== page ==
|1440p 80fps||60||Black only|
|1440p 80fps + Protune||60||Black only|
|1440p 60fps + Protune||60||Black only|
|1440p 50fps + Protune||60||Black only|
|1440p 48fps + Protune||45|
|1440p 30fps + Protune||45|
|1080p 120fps||60||Black only|
|1080p 120fps + Protune||60||Black only|
|1080p 90fps||60||Black only|
|1080p 90fps + Protune||60||Black only|
|1080p 60fps + Protune||45|
|1080p 50fps + Protune||45|
|1080p 48fps + Protune||45|
|1080p 30fps + Protune||45|
|1080p 25fps + Protune||45|
|1080p 24fps + Protune||45|
|1080p 80fps Superview||60||Black only|
|1080p 80fps Superview + Protune||60||Black only|
|1080p 60fps Superview||30|
|1080p 60fps Superview + Protune||45|
|1080p 50fps Superview||30|
|1080p 50fps Superview + Protune||45|
|1080p 48fps Superview||30|
|1080p 48fps Superview + Protune||45|
|1080p 30fps Superview||30|
|1080p 30fps Superview + Protune||45|
|1080p 25fps Superview||30|
|1080p 25fps Superview + Protune||45|
|1080p 24fps Superview||30|
|1080p 24fps Superview + Protune||45|
|960p 120fps + Protune||45|
|960p 60fps + Protune||45|
|960p 50fps + Protune||45|
|720p 240fps Narrow FOV||60||Black only|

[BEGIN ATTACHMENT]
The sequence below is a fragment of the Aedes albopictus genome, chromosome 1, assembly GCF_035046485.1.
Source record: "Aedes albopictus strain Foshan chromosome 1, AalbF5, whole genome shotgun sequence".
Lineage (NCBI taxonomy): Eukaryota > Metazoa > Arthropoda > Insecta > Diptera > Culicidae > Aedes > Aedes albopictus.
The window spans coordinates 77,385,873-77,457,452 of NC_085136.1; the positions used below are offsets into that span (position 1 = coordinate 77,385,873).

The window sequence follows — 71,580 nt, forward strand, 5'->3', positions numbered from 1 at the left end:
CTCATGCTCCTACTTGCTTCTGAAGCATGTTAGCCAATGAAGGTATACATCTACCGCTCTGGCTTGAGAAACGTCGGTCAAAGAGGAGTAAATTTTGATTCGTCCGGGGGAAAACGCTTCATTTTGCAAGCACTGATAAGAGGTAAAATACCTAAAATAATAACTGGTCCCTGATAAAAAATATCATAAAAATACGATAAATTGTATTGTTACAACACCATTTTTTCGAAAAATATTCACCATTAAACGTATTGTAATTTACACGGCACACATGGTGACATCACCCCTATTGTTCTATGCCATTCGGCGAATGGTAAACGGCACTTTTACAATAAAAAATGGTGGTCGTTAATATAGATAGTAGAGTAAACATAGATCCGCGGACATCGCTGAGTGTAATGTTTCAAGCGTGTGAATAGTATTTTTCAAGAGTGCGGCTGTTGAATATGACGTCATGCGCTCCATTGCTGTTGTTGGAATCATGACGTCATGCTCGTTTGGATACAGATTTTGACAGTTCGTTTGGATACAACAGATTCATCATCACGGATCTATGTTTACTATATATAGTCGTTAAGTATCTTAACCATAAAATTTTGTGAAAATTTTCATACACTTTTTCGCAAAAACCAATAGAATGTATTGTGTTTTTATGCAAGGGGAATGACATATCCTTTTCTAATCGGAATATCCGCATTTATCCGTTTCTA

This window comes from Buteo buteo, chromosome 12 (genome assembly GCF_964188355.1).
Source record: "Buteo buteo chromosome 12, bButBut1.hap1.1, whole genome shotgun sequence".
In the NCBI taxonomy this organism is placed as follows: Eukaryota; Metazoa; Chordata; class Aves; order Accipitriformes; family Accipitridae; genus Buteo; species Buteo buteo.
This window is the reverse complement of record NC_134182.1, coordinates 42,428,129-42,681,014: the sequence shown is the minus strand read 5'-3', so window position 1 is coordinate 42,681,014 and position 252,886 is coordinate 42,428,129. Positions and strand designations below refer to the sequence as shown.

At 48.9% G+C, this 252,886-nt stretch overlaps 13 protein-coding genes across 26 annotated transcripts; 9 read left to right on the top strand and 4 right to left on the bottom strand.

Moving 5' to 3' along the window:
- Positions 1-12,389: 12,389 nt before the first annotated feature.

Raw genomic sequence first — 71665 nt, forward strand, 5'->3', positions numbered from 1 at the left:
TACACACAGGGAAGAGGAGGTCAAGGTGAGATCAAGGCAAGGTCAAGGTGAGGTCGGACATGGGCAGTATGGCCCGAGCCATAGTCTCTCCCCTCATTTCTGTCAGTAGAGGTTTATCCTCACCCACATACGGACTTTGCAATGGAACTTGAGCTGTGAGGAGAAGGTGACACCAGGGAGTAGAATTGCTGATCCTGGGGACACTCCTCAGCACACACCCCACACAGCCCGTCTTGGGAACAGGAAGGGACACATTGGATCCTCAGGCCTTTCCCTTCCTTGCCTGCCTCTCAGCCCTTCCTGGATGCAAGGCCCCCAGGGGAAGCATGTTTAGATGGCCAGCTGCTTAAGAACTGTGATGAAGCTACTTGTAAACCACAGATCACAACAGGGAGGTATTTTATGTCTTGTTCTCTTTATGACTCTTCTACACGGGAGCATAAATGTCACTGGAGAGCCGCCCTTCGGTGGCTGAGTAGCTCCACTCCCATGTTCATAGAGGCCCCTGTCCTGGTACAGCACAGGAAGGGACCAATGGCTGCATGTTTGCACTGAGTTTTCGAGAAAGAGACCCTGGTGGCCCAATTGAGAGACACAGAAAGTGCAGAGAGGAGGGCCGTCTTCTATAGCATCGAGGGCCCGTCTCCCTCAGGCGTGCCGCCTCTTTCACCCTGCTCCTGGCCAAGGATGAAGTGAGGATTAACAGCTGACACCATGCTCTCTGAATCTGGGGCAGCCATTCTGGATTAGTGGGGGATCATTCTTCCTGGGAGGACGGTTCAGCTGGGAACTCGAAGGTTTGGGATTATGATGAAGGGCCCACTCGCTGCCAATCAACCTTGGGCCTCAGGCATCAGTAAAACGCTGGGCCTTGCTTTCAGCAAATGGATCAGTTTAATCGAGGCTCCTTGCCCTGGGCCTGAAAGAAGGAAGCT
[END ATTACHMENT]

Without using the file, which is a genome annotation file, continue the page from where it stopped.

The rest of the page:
|720p 240fps + Protune Narrow FOV||60||Black only|
|720p 120fps + Protune||45|
|720p 60fps + Protune||45|
|720p 50fps + Protune||45|
|720p 30fps + Protune||45|
|720p 25fps + Protune||45|
|720p 120fps Superview||30|
|720p 120fps Superview + Protune||45|
|720p 60fps Superview||30|
|720p 60fps Superview + Protune||45|
|720p 50fps Superview||30|
|720p 50fps Superview + Protune||45|
|WVGA 240fps + Protune||30|
Is it Normal for the Card and Camera to Get Hot?
All of the cards I’ve tried get hot, along with the rest of the camera, when recording the top-end video modes that write at 60Mb/s on the Black (making anti-fog inserts a good idea in cold, wet, or humid shooting conditions).
Should I Get the SDHC or SDXC Versions?
SDHC and SDXC aren’t really direct versions. SDHC applies to cards that are between 4GB and 32GB. They use a filesystem known as FAT32. SDXC applies to cards 64GB and larger; they use a filesystem known as exFAT. You won’t find a 64GB card that’s SDHC or a 32GB card that’s SDXC. Both the HERO4 Black and Silver cameras work with both SDHC and SDXC cards.
The one current GoPro where this is an issue, though is the lower model, the one that’s simply called the GoPro HERO. That will not work with SDXC cards, so you can only use a card that’s 32GB or smaller in that particular model. I have more detailed information on that here.
Do 128GB Cards Work in the GoPro HERO4 Black and Silver?
Yes. Or, more precisely, I know that some do. I’ve used the Lexar Professional 1000x 128GB SDXC card in both the Black and Silver and haven’t run into any problems. I haven’t tested other models.